Wednesday, August 13, 2008
A group of German boys are pressured by their schoolmaster, as well as nearly everyone else around them, to join the army and fight in World War I. Not even sure what it is they are fighting for, they experience death and horror drawn directly from author Remarque's WWI experiences, where he was wounded on five seperate occasions. You often see this book called the "greatest war novel of all time", but really it is one of the greatest anti-war novels ever written.
P. 204 - "Tjaden reappears. He is still quite excited and again joins the conversation, wondering just how a war gets started. 'Mostly by one country badly offending another', answers Albert with a slight air of superiority. Tjaden pretends to be obtuse. 'A country? I don't follow. A mountain in Germany cannot offend a mountain in France. Or a river, or a wood, or a field of wheat.' 'Are you really as stupid as all that, or just pulling my leg?' growls Kropp. 'I don't mean that at all. One people offends the other -' 'Then I haven't any business here at all' replies Tjaden. 'I don't feel myself offended'. 'Well let me tell you' says Albert sourly, 'it doesn't apply to tramps like you'. 'Then I can be going home right away' says Tjaden, and we all laugh. 'Ach, man! He means the people as a whole, the State -' exclaims Muller. 'State, State' - Tjaden snaps his fingers contemptuously. 'Gendarmes, police, taxes, that's your State; - if that's what you are talking about, no, thank you.'"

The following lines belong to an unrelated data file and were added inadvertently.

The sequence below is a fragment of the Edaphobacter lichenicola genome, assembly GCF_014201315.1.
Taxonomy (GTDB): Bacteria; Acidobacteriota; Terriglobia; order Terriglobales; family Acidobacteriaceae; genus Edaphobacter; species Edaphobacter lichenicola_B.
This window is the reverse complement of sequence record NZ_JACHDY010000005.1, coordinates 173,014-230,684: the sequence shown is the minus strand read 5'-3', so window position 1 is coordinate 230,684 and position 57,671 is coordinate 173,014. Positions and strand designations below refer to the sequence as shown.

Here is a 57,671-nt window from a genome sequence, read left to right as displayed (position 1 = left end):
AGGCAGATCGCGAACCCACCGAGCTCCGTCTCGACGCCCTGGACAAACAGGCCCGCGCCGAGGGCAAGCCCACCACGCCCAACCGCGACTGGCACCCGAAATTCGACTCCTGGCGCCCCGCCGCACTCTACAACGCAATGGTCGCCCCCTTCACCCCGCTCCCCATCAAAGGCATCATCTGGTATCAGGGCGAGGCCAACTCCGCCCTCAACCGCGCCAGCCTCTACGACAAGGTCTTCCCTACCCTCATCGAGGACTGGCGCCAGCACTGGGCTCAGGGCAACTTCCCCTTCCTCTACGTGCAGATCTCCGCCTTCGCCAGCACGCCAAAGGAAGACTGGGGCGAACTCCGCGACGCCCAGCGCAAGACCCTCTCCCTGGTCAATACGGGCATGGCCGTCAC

P. 205 - "True, but just you consider, almost all of us are simple folk. And in France, too, the majority of men are labourers, workmen, or poor clerks. Now just why would a French blacksmith or a French shoemaker want to attack us? No, it is merely the rulers."
P. 223 - "The silence spreads. I talk and must talk. So I speak to him and say to him: 'Comrade, I did not want to kill you. If you jumped in here again, I would not do it, if only you would be sensible too. But you were only an idea to me before, an abstraction that lived in my mind and called forth its appropriate response. It was that abstraction I stabbed. But now, for the first time, I see you are a man like me. I thought of your hand-grenades, of your bayonet, of your rifle; now I see your wife and your face and our fellowship. Forgive me, comrade. We always see it too late. Why do they never tell us that you are poor devils like us, that your mothers are just as anxious as ours, and that we have the same fear of death, and the same dying and the same agony - Forgive me, comrade, how could you be my enemy?"